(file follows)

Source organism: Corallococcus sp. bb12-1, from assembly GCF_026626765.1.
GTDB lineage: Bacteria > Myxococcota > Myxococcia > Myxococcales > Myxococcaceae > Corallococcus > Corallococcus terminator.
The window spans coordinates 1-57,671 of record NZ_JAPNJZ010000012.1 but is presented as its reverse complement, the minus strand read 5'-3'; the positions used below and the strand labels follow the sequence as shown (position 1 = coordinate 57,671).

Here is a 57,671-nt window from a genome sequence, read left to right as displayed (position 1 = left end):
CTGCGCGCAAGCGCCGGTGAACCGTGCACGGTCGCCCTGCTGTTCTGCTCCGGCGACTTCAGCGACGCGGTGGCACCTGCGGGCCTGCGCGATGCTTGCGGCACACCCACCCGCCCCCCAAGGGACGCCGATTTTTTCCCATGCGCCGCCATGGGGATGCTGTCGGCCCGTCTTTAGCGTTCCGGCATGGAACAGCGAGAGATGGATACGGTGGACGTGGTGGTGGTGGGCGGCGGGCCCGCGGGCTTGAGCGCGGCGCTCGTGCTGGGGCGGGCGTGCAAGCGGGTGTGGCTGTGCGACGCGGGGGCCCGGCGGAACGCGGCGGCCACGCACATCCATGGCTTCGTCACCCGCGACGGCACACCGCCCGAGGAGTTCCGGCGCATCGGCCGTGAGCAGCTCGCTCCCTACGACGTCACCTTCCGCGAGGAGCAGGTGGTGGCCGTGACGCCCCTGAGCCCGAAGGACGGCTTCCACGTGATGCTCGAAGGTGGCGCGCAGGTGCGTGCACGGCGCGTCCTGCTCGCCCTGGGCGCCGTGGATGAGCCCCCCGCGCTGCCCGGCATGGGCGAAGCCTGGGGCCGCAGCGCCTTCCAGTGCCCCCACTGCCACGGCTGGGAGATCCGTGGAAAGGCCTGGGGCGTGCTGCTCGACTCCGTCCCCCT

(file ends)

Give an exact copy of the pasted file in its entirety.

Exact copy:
Source organism: Corallococcus sp. bb12-1, from assembly GCF_026626765.1.
GTDB lineage: Bacteria > Myxococcota > Myxococcia > Myxococcales > Myxococcaceae > Corallococcus > Corallococcus terminator.
The window spans coordinates 1-57,671 of record NZ_JAPNJZ010000012.1 but is presented as its reverse complement, the minus strand read 5'-3'; the positions used below and the strand labels follow the sequence as shown (position 1 = coordinate 57,671).

Here is a 57,671-nt window from a genome sequence, read left to right as displayed (position 1 = left end):
CTGCGCGCAAGCGCCGGTGAACCGTGCACGGTCGCCCTGCTGTTCTGCTCCGGCGACTTCAGCGACGCGGTGGCACCTGCGGGCCTGCGCGATGCTTGCGGCACACCCACCCGCCCCCCAAGGGACGCCGATTTTTTCCCATGCGCCGCCATGGGGATGCTGTCGGCCCGTCTTTAGCGTTCCGGCATGGAACAGCGAGAGATGGATACGGTGGACGTGGTGGTGGTGGGCGGCGGGCCCGCGGGCTTGAGCGCGGCGCTCGTGCTGGGGCGGGCGTGCAAGCGGGTGTGGCTGTGCGACGCGGGGGCCCGGCGGAACGCGGCGGCCACGCACATCCATGGCTTCGTCACCCGCGACGGCACACCGCCCGAGGAGTTCCGGCGCATCGGCCGTGAGCAGCTCGCTCCCTACGACGTCACCTTCCGCGAGGAGCAGGTGGTGGCCGTGACGCCCCTGAGCCCGAAGGACGGCTTCCACGTGATGCTCGAAGGTGGCGCGCAGGTGCGTGCACGGCGCGTCCTGCTCGCCCTGGGCGCCGTGGATGAGCCCCCCGCGCTGCCCGGCATGGGCGAAGCCTGGGGCCGCAGCGCCTTCCAGTGCCCCCACTGCCACGGCTGGGAGATCCGTGGAAAGGCCTGGGGCGTGCTGCTCGACTCCGTCCCCCT